Eddy had left the yacht in Miami to return to Germany because a family member was ill, leaving a transfer crew to bring the boat back to Mallorca, but when they were 70 miles off Cape Canaveral a distress call went out.

Thanks to the prompt action and outstanding seamanship of the crew of the 700 foot S/S Mayaguez, the five German crew of Spinning Jenny were rescued moments before she sank into a mile of water. The Mayaguez crew was subsequently honored at the AOTOS Awards in New York City for their skill and quick response during this rescue.

In the decade since the shipwreck Bob and Pete Mason have made several attempts to contact Eddy and try to discover exactly what caused the tragedy, but to no avail. In summer 2010, Steph found references to the rescue on the internet and has been trying to find the names of the transfer crew and contact the crew of the S/S Mayaguez for their versions of the event. Two of the honored Mayaguez crew, Richard Wickenden and Charles Moy, kindly replied giving information about the sea state and the condition of the yacht crew when they picked them up, but neither knew what had caused the accident; was it a failed sea cock? Did she hit a container? What did cause a yacht that had sailed through at least two hurricanes to sink in a force 4 to 5 on a sunny April day? As Bob Mason approaches his 80th birthday this year, he still doesn't know.

The following are inputs from members of the Mayaguez who were on board during the rescue:

Richard Wickenden: As I remember, it was almost flat calm when the boat went down. Her sails were up and luffing in a light wind (Beaufort Force 1). The German crew, piled into a small dinghy, were 150-200 feet off Spinning Jenny. Captain John Morin maneuvered Mayaguez alongside the dinghy, as the Germans had no oars or means of propulsion.

The dinghy, in an overloaded state, had only inches of freeboard. Capt John Morin did a great job maneuvering the big steamship right alongside the dinghy, as the German crew scrambled thru our sideport.

I was on the bridge of our ship and took a last look at the big ketch and she was gone, just an oil slick remained. I went below to have lunch and the German crew were there. They were soaking wet, badly sunburned and badly in need of dry clothes and a good meal. We loaned them our clothes, and they devoured everything they got their hands on in our galley.

It was very sad to watch the boat go down. I am just glad to be of help when it was most needed. This tale turned out well, at least for the crew. On other rescues, in heavy weather, the crews did not fare as well.

Charles Moy: I recently received a note from our (MM&P sec/tres.) and a copy of your request for any information concerning the sinking of The Spinning Jenny of Lune.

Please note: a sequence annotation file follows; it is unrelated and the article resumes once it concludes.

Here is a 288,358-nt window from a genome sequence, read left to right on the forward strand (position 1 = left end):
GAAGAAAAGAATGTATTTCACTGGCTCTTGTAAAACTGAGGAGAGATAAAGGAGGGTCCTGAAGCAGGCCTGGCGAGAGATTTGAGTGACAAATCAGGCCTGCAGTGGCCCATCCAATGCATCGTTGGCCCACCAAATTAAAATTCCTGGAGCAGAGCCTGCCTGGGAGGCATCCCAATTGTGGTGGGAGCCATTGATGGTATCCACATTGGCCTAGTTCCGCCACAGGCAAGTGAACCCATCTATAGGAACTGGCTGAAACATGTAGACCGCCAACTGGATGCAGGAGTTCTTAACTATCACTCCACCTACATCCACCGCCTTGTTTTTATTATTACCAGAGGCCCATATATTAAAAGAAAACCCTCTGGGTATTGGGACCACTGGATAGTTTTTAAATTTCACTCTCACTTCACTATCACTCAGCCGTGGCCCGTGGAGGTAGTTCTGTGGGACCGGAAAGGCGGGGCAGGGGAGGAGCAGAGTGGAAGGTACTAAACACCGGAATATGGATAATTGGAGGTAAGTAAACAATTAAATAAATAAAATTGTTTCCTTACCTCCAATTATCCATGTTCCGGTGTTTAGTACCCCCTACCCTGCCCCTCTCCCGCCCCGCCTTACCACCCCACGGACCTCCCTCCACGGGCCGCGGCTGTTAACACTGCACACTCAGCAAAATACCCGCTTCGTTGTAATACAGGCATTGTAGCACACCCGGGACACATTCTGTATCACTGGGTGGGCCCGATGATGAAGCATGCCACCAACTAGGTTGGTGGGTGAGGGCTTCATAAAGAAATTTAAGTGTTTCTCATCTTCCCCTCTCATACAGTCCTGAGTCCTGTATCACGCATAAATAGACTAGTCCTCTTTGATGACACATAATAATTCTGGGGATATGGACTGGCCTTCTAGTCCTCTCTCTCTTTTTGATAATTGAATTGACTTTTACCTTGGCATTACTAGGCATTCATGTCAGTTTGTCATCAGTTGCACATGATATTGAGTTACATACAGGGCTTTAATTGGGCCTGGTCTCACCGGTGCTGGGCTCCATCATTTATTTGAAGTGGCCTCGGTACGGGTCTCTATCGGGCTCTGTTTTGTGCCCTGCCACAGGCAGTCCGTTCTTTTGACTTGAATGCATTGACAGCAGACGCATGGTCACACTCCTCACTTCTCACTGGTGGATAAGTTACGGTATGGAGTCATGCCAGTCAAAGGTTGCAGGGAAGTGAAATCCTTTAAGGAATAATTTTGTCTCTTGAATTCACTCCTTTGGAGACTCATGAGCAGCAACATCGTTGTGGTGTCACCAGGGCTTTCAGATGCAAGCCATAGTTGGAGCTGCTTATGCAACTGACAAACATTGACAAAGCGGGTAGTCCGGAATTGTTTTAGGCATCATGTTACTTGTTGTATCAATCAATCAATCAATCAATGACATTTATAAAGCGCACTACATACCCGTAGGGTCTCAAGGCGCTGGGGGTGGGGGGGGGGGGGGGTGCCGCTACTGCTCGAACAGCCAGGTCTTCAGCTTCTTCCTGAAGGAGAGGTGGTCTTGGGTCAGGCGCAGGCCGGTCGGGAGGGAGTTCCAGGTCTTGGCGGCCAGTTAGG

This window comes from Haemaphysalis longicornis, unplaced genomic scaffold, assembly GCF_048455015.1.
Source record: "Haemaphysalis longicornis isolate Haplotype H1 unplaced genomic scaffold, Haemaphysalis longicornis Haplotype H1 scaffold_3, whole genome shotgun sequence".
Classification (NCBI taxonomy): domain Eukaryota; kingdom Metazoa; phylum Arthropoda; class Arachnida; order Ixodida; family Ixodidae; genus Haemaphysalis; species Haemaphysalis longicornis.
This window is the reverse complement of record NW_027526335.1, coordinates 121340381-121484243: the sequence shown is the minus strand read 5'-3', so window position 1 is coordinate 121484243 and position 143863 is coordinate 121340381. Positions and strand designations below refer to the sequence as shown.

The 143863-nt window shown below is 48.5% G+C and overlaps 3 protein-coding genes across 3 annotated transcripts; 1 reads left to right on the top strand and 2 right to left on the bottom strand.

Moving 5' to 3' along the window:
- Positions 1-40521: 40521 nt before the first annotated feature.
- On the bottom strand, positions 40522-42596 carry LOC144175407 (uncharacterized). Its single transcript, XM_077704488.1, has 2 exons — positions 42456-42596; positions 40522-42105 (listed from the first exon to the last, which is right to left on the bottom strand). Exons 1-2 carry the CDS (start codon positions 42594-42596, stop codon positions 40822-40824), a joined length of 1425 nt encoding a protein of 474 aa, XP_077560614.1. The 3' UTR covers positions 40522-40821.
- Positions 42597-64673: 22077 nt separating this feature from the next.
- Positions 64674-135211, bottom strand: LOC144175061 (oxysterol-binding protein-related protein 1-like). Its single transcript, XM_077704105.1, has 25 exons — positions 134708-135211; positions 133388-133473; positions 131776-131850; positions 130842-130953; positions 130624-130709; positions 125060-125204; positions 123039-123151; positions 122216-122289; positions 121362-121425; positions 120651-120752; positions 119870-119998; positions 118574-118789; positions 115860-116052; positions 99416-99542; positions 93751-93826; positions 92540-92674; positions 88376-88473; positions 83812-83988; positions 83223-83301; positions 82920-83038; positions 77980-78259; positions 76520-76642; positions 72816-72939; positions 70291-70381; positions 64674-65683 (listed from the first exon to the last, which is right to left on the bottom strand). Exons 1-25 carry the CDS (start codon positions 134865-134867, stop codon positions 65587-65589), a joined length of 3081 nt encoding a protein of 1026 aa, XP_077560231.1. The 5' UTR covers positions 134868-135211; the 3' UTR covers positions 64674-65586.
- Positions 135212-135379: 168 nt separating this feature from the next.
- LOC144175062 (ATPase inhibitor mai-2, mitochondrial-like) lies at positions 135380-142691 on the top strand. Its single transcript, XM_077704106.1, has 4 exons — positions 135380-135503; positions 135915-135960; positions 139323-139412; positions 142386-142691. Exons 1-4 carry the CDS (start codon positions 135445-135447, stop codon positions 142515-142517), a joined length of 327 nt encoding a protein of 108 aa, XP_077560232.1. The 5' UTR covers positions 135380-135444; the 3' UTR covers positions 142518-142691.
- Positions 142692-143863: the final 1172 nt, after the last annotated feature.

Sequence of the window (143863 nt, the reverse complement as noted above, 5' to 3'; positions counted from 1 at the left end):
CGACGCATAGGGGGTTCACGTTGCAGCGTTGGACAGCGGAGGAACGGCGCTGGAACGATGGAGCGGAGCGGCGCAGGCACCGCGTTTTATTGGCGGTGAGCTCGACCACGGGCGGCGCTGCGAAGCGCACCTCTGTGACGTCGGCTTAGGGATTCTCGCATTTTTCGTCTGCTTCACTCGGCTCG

The Mayaguez was my last seagoing assignment prior to retiring, following a forty six year career in ships of different companies and various flags.

As you are aware the event took place a number of years ago and having been involved in a number of similar incidents involving rescuing both yachtsmen and refugees, the circumstances didn't immediately spring to mind.

On reflecting, I vaguely remember being called out from my watch below, to assist in the rescue of a number of, what were described as five or six German nationals, clinging to a sinking yacht.

On reporting to the bridge I could see the endangered vessel sitting quite low in the water, possibly on her side and as there was a fair sea running (perhaps force four or five?) realized we had arrived none too soon and appeared it would require a bit of luck on all our parts. I recall we approached as close as possible attempting to make a lee for them, keeping them on our port hand.

Prior to my leaving the bridge, on seeing they had an inflatable dinghy tied alongside, it was decided it would be better if all hands could get into the dinghy then we would approach as close as possible and when given the word I would open the port side side-port, bringing the men on board as quickly as possible.

We had rigged a boat rope and cargo nets over the port side, with the usual heaving lines and life rings. Our objective was as I mentioned, to have the yacht's crew abandon ship by getting into the dinghy and we would quickly approach and open the port side side-port where we had further cargo nets and a pilot ladder ready.

Fortunately we were fairly light and had six or more feet of freeboard from the sideport. We were lucky and things went according to plan, I was at the side-port with a couple of sailors and on receiving the word via radio, opened the side-port to see the dinghy approaching down our port side.

Again we were lucky, we threw them lines which they used to both pull the dinghy and secure it under the side-port, there was a bit of bobbing and falling back in the sea plus a few skinned knuckles and bruised knees, but everyone eventually got safely on board. And we were fortunate not to take any seas through the side-port.

As for The Spinning Jenny my sighting was brief and one couldn't tell what kind of craft she was, either she was on her side or possibly dismasted, perhaps you may find out from one of the other mates or Capt. Morin as my last sighting was brief, immediately having to cut adrift the dinghy, close the side-port and deal with the rescued crew members. Plus we had a schedule to keep and were quickly on our way to our next port.

Strangely enough, I don't recall ever inquiring as to what went wrong, suppose I didn't want to embarrass anyone at the time.

Best regards,

Charles Moy.

Building armature: making the iron frame of the ferro cement boat and then weaving 10 layers of chicken wire onto it.

Building armature: making the iron frame of the ferro cement boat and then weaving 10 layers of chicken wire onto it.

Applying the cement to the outside of the armature.

Applying the cement to the outside of the armature.

Bob Mason and his son-in-law putting the engine and water tanks inside the empty hull.

Bob Mason and his son-in-law putting the engine and water tanks inside the empty hull.

Pete Mason with his son Christopher, 30 minutes after the first on board birth

Pete Mason with his son Christopher, 30 minutes after the first on board birth

Bob Mason and his wife, Mary, half an hour after launching. After five years of work she floated perfectly to her marks.

Bob Mason and his wife, Mary, half an hour after launching. After five years of work she floated perfectly to her marks.